Thursday, December 15, 2005

Lectiograph 2

Books I'm planning to read:
  1. The Primal Scream Primal Therapy: The Cure for Neurosis by Arthur Janov, Phd. (1970). Yes, this is the book that inspired one of the most successful singing duo in the 80s, Tears for Fears (and also one of my favorite. though i have yet to lay my hands on some CD copies of their old albums. i can still remember patiently waiting for this local radio station to play everybody wants to rule the world back in the 80s so i can record it in my cassette tape). In fact, the band's name was taken from a phrase from the book, "tears as a replacement for fears". Both Roland Orzabal and Curt Smith were deeply into so-called primal therapy when they formed TFF. Earnings from album sales were supposed to finance their primal therapy sessions with Janov (must have been one expensive therapy). And apparently, the titles of two songs -- Ideas as Opiates and The Prisoner -- from their first album, The Hurting, were also derived from chapters of The Primal Scream. After 13 years of separation and a string of solo albums, Roland and Curt are back with TFF's recent album, Everybody Loves a Happy Ending (that record stores here in Manila have yet to procure).
  2. War With The Newts by Karel Capek (1936). Sorry, I don't know how to make that Czech diacritical mark above the "C" (that one site described as the "convex-down bow" and is supposed to be pronounced as "cha", as in "Chapek"). Anyway, got my own battered and yellowing copy from a popular shop here in Manila that sells second-hand books. For only 21 pesos (or almost half a dollar). It has been in my shelves for almost seven years now. Which means, I should really read it soon. Read the synopsis of War With The Newts from one of these Capek sites. And I thought the theme has a startling resemblance to that of the Matrix movies: Capek's novel had the humans enslaving this race of intelligent amphibians; the Matrix world had humans initially oppressing machines. By the way, Capek is also famous for coining the word "robot", from the Czech "robota", in his play R.U.R. or "Rossum's Universal Robot".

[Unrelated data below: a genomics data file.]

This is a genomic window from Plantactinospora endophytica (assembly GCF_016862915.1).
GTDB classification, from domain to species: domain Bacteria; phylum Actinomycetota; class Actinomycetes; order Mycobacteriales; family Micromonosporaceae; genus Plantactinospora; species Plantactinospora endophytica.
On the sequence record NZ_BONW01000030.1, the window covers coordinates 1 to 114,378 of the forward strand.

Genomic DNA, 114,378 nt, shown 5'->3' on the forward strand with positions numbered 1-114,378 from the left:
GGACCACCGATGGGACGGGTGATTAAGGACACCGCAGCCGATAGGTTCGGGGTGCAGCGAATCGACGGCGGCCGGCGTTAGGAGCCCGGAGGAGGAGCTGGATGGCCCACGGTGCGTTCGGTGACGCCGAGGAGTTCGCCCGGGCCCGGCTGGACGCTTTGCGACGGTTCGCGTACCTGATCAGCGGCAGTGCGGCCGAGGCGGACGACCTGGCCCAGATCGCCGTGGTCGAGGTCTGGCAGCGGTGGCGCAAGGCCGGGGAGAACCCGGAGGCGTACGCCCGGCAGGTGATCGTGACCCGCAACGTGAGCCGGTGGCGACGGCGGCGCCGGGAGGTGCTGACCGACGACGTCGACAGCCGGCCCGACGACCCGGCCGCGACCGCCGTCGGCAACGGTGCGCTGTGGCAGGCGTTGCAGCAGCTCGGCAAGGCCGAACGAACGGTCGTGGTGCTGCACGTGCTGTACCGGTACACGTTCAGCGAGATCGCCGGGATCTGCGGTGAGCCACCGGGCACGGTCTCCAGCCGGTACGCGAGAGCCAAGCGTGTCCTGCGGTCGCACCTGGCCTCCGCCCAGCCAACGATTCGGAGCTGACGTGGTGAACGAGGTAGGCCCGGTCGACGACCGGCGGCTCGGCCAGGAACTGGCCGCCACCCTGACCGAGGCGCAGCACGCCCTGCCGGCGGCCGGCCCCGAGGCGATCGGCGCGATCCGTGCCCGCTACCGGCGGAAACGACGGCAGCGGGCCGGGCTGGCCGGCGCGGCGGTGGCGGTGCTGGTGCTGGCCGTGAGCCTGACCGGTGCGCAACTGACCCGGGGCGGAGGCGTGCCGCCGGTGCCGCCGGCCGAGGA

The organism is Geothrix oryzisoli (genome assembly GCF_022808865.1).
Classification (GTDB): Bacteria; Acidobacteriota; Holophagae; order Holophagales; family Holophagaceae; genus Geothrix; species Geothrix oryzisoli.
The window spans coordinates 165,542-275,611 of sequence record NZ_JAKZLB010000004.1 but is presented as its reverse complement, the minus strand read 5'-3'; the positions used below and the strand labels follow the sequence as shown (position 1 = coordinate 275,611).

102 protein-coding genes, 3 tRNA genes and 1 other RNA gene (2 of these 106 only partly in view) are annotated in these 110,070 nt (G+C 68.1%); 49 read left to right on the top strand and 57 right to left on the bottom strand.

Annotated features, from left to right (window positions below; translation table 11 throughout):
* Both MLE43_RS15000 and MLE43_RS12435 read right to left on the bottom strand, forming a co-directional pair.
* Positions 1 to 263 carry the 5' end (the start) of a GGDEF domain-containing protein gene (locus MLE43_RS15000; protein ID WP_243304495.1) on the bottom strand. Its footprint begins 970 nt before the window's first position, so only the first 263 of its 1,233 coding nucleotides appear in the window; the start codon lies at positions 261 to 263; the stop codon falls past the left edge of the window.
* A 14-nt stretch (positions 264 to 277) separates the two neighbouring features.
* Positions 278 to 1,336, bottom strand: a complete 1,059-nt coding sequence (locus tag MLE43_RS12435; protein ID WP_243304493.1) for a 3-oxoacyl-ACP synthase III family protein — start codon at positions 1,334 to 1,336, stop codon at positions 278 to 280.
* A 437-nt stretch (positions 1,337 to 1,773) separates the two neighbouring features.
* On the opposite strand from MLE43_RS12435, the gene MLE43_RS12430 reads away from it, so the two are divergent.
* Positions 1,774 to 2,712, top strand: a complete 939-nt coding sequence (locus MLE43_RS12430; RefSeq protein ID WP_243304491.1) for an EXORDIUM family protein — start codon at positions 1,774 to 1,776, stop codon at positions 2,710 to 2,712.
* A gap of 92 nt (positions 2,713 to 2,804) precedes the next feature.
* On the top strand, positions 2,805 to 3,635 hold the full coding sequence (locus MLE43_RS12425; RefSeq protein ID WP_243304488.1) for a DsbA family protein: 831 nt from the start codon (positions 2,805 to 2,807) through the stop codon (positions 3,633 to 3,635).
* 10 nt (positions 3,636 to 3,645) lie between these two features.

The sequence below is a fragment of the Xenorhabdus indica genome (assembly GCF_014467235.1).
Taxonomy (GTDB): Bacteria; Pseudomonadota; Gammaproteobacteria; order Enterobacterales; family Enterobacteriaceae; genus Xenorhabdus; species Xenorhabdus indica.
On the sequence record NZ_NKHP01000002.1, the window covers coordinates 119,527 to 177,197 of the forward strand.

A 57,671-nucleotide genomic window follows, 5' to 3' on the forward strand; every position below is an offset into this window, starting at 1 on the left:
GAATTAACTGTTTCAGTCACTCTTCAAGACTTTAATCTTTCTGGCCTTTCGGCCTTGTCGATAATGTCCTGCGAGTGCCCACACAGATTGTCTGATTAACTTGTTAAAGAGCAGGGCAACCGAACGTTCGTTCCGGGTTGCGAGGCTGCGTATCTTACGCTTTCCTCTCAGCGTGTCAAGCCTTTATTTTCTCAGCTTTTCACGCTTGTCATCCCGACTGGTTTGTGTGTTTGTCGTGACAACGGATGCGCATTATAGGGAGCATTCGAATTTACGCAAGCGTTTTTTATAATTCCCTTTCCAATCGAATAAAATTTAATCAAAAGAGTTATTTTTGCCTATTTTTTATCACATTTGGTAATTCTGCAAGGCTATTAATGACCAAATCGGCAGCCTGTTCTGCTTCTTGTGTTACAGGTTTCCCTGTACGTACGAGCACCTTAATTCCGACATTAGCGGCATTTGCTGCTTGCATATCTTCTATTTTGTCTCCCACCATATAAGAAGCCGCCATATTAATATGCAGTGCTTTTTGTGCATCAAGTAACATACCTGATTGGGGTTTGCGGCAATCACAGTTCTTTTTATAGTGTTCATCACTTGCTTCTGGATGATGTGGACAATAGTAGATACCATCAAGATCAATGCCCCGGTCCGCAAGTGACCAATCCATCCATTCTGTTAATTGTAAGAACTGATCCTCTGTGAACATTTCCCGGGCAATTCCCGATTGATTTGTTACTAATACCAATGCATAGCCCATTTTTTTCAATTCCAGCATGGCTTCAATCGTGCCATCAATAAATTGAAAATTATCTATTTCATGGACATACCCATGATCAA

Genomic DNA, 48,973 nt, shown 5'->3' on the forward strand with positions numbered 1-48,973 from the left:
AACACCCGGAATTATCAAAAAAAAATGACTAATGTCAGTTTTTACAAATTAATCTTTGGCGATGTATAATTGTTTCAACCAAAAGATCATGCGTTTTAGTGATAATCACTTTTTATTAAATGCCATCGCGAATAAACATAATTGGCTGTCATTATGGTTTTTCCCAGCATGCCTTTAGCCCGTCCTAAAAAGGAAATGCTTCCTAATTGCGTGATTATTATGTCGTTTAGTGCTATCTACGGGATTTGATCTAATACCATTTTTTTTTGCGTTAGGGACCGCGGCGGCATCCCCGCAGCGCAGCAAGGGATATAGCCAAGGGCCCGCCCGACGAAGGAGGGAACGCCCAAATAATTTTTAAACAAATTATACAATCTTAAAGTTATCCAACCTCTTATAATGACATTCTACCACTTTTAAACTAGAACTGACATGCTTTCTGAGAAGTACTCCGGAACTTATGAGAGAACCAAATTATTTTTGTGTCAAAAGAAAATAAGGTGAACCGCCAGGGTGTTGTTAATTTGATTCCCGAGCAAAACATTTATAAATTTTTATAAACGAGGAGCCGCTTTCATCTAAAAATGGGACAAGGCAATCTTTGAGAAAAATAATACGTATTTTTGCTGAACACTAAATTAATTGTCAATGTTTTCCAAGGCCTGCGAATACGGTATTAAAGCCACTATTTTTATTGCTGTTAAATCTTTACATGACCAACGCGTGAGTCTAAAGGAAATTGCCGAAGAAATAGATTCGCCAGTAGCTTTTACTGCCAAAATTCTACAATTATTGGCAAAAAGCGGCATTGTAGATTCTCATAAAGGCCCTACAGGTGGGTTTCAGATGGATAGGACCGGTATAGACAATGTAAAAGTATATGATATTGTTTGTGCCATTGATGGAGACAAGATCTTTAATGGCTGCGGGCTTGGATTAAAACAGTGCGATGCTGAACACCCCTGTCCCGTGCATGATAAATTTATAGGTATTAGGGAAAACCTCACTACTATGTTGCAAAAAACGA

3. Antarctica by Kim Stanley Robinson (1998). Have I already mentioned that Robinson is my favorite sf writer? I have read the Mars trilogy and the prelude book, The Martians (well, partly -- i wasn't able to finish it as i also lost my copy somewhere. which could be the last extant copy here in the Philippines right now. damn). I've also read Icehenge which is about human expeditions to Pluto. But Robinson is also known for his novels that are closer to home. Like Antarctica. Don't know much about literary works that feature the barren, cold environment at the earth's poles (does shelley's frankenstein count?). I started reading this nonfiction book on the arctic by this naturalist-environmentalist. Again, wasn't able to finish it. Coincidentally, I've been scanning this paper on "rapid change, resilience and vulnerability in social-ecological systems of the Arctic" that my boss passed on to me in preparation for writing a proposal of our project's next phase. So, this should be a good read.
Next, Books that I've already read but am planning to read again . . .

2 comments:

Cecile said...

Hallo Randee,

...a very ambitious book reading plan...how very exciting...nothing more exhilirating than a moment spent with a very good book...even when I am traveling (10 hour flights back and forth here in NL), I can read almost an entire book...it sure is "food for the mind"...

...got your message from the blog previous to this...read my response, okay...

...always take care my friend...

Groetjes...Cecile

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